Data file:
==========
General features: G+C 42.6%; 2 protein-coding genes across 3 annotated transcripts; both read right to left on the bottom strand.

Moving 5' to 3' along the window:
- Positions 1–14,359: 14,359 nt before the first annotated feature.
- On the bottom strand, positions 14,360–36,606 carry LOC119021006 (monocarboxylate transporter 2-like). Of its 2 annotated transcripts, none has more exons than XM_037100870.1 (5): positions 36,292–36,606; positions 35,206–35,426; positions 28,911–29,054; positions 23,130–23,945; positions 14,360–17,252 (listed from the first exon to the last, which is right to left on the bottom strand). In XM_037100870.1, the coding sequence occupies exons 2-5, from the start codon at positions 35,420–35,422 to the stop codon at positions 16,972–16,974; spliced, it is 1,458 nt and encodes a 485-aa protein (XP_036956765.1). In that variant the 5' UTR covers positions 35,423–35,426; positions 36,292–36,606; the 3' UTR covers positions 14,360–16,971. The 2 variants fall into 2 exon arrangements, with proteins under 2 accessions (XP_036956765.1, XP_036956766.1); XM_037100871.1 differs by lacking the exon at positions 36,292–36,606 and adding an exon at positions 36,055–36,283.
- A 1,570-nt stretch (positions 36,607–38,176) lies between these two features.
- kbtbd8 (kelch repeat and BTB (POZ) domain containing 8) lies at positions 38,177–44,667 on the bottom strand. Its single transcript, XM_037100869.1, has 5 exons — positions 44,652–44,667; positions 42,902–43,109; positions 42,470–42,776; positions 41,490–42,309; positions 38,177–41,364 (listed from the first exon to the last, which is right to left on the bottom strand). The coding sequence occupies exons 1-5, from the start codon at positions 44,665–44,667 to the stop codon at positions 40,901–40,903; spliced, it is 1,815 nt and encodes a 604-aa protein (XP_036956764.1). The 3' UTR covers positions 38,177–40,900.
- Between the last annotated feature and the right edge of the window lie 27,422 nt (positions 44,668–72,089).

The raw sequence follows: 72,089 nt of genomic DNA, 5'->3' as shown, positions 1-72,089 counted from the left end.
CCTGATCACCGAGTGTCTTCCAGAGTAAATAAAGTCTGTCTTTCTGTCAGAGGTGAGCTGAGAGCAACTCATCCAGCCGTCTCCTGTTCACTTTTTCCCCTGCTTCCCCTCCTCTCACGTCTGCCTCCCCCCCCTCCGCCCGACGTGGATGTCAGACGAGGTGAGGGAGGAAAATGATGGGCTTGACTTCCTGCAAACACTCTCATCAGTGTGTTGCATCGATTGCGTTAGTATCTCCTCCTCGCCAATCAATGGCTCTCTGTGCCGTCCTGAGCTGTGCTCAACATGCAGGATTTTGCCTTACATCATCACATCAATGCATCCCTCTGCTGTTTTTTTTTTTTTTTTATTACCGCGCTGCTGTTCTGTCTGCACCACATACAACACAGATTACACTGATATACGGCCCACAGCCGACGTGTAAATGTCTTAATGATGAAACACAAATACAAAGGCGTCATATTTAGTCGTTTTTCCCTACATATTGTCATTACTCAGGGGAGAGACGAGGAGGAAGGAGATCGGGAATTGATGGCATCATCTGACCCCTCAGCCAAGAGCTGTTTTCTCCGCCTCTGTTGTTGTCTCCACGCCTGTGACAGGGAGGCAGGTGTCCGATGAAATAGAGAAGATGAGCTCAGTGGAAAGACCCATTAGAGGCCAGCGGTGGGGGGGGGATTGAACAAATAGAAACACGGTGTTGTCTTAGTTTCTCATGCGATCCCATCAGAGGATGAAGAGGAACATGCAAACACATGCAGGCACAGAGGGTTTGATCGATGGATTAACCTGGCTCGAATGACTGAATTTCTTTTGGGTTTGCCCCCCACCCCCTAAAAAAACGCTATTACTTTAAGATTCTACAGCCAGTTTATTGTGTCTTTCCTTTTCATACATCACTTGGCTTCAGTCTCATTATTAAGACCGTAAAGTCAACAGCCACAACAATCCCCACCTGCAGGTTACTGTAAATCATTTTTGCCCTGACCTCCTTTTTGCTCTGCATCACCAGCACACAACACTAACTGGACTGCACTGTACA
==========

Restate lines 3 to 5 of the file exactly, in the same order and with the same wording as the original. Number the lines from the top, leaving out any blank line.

- Positions 1–14,359: 14,359 nt before the first annotated feature.
- On the bottom strand, positions 14,360–36,606 carry LOC119021006 (monocarboxylate transporter 2-like). Of its 2 annotated transcripts, none has more exons than XM_037100870.1 (5): positions 36,292–36,606; positions 35,206–35,426; positions 28,911–29,054; positions 23,130–23,945; positions 14,360–17,252 (listed from the first exon to the last, which is right to left on the bottom strand). In XM_037100870.1, the coding sequence occupies exons 2-5, from the start codon at positions 35,420–35,422 to the stop codon at positions 16,972–16,974; spliced, it is 1,458 nt and encodes a 485-aa protein (XP_036956765.1). In that variant the 5' UTR covers positions 35,423–35,426; positions 36,292–36,606; the 3' UTR covers positions 14,360–16,971. The 2 variants fall into 2 exon arrangements, with proteins under 2 accessions (XP_036956765.1, XP_036956766.1); XM_037100871.1 differs by lacking the exon at positions 36,292–36,606 and adding an exon at positions 36,055–36,283.
- A 1,570-nt stretch (positions 36,607–38,176) lies between these two features.